Objecting to a planning application is not a dispute as such so does not need to be mentioned but your objection will be a matter of public record.
    • da_rule
    • By da_rule 17th Apr 18, 8:21 AM
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    da_rule
    Assuming that your properties are relatively similar why don't you ask them for a copy of the plans they are submitting and make an application to do the same.

    This could have two benefits, if approved it may add some value to your property as you can sell it with planning permission. It will also mean that you can overlook your neighbours if you want to (a bit of tit for tat).

    Also, the Planning Authority may decide that the two applications would lead to overdevelopment of the area (lack of parking etc) and refuse them. You may be able to scupper their application without actually objecting.
    • teneighty
    • By teneighty 17th Apr 18, 11:06 AM
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    teneighty
    Most loft conversions, even large rear dormers with juliet balconies are permitted development so will not need a planning application.

    So you probably will not get an opportunity to object. Probably best to just discuss the proposal direct with your neighbour and express any reservations that you might have in a friendly neighbourly way. But they probably would be allowed to undertake the work irrespective of any opinions you have.
    • Doozergirl
    • By Doozergirl 17th Apr 18, 11:07 AM
    • 24,901 Posts
    • 68,279 Thanks
    Doozergirl
    Assuming that your properties are relatively similar why don't you ask them for a copy of the plans they are submitting and make an application to do the same.

    This could have two benefits, if approved it may add some value to your property as you can sell it with planning permission. It will also mean that you can overlook your neighbours if you want to (a bit of tit for tat).

    Also, the Planning Authority may decide that the two applications would lead to overdevelopment of the area (lack of parking etc) and refuse them. You may be able to scupper their application without actually objecting.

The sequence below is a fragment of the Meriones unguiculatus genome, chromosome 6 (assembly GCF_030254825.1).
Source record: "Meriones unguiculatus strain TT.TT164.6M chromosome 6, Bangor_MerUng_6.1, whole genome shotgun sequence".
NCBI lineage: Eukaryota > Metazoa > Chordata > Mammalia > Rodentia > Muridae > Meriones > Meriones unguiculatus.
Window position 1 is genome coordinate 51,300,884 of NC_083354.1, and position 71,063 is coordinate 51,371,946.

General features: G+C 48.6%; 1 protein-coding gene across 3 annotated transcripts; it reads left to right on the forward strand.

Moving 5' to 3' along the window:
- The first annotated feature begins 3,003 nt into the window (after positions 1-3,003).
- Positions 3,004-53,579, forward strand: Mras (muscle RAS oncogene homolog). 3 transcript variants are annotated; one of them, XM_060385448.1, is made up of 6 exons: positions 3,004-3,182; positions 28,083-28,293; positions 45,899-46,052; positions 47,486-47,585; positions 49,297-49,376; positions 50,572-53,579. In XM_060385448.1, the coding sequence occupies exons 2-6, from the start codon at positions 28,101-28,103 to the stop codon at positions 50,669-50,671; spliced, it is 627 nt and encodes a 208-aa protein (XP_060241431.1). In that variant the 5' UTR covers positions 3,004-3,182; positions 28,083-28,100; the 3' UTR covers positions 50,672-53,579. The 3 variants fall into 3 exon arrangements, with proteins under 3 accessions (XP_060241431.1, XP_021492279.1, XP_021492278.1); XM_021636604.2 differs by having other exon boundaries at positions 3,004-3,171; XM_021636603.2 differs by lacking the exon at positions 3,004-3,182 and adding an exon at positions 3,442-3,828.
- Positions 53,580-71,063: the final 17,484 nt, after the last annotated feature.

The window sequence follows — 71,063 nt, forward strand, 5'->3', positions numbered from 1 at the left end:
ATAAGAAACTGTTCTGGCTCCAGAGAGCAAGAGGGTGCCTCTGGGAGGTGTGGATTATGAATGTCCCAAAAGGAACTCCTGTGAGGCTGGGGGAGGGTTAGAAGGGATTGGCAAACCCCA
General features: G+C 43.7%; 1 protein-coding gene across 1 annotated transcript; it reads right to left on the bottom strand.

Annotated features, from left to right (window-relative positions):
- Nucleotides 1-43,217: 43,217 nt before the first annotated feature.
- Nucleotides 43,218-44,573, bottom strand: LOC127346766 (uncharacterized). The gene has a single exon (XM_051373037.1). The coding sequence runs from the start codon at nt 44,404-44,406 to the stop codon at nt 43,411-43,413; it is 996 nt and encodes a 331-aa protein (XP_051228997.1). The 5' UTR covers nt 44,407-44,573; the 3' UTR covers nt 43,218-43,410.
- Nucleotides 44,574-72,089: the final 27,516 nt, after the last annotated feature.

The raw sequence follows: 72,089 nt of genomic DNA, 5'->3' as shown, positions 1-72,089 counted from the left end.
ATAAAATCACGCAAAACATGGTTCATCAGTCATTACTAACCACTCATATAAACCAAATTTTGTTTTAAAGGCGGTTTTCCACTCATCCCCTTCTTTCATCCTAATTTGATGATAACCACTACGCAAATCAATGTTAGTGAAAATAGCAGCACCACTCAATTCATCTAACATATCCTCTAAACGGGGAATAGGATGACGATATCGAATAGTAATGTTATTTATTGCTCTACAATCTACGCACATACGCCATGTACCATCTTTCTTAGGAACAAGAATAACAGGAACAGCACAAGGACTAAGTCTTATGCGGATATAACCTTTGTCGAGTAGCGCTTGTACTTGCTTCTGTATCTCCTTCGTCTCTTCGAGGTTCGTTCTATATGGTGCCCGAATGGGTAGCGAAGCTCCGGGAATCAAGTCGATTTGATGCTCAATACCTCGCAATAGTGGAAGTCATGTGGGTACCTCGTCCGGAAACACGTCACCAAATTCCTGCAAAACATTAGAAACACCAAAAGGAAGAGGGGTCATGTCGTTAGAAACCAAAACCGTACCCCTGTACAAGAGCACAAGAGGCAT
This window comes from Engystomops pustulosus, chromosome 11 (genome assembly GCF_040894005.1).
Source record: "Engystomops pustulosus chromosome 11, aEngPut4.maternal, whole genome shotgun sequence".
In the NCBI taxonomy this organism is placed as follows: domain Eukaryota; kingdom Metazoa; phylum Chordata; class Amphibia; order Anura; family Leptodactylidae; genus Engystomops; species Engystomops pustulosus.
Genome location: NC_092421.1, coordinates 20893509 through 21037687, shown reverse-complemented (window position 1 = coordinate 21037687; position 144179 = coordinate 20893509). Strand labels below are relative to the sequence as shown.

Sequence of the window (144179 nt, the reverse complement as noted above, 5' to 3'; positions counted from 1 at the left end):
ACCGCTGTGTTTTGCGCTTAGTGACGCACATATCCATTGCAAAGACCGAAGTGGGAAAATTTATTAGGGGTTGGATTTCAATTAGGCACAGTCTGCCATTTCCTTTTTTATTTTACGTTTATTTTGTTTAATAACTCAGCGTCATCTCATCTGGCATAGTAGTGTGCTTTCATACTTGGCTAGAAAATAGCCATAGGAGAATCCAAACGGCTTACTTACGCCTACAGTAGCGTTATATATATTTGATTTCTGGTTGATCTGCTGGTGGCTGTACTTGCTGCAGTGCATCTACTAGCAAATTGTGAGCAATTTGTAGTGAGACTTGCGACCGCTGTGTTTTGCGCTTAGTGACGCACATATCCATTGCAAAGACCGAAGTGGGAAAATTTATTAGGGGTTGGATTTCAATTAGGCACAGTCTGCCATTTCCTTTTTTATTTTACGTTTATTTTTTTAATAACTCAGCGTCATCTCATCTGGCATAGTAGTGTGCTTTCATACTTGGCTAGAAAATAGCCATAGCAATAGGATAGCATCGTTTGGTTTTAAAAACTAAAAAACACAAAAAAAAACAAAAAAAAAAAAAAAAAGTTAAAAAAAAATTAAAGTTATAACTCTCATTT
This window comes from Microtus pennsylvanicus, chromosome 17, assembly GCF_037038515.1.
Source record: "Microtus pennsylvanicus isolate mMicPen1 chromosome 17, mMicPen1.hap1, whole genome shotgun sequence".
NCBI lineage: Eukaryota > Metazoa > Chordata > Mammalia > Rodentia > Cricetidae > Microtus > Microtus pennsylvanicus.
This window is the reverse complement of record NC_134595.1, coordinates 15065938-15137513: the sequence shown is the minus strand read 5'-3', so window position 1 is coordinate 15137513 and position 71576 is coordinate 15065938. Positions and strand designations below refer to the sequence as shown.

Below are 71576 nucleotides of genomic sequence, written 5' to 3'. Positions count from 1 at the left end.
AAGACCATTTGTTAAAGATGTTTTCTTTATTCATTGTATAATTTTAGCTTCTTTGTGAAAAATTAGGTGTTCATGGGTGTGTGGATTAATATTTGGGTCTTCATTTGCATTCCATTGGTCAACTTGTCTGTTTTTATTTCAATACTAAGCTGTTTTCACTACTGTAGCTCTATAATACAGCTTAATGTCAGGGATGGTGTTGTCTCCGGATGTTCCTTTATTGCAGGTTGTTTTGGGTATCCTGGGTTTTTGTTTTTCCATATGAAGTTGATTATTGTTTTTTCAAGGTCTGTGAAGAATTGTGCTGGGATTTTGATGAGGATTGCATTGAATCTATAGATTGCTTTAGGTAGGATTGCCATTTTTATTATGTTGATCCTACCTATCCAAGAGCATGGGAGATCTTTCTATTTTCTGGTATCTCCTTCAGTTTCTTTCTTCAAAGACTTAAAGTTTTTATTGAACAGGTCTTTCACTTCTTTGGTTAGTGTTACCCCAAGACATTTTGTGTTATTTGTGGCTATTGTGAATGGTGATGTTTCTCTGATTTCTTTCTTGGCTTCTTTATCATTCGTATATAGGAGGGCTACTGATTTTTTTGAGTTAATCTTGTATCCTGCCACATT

Originally posted by da_rule
    None of that makes any sense.

    Planning permission for an extension does not add value.

    The fact that two applications went in would have no difference on wheter something was overdevelopment or not. The same criteria is applied individually, which is considered in advance in planning guidance for the benefit of communities. There would not be any knee jerking about there being more than one.

    Loft conversions, even with considerable dormers fall under permitted development unless in a designated area. . They are exceptionally common.
    https://www.planningportal.co.uk/info/200130/common_projects/36/loft_conversion

    Afaik, a juliette balcony, with just the balustrade and no ledge or platform to speak of is not a balcony. It is a window.

    Thankfully, the planning system does allow a significant amount of work without neighbours being able to scupper plans for no good reason. In fact, neighbour objections hold very little weight on the average application. Mostly because they contain nonsense or cite good reason that the planning officer already knows.
    Last edited by Doozergirl; 17-04-2018 at 11:10 AM.
    Everything that is supposed to be in heaven is already here on earth.
    • datlex
    • By datlex 17th Apr 18, 10:05 PM
    • 1,596 Posts
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    datlex
    Your objections may be a moot point. https://www.which.co.uk/reviews/loft-conversions/article/loft-conversions/loft-conversion-building-regulations-and-planning-permission Loft extensions don't necessarily need planning permission.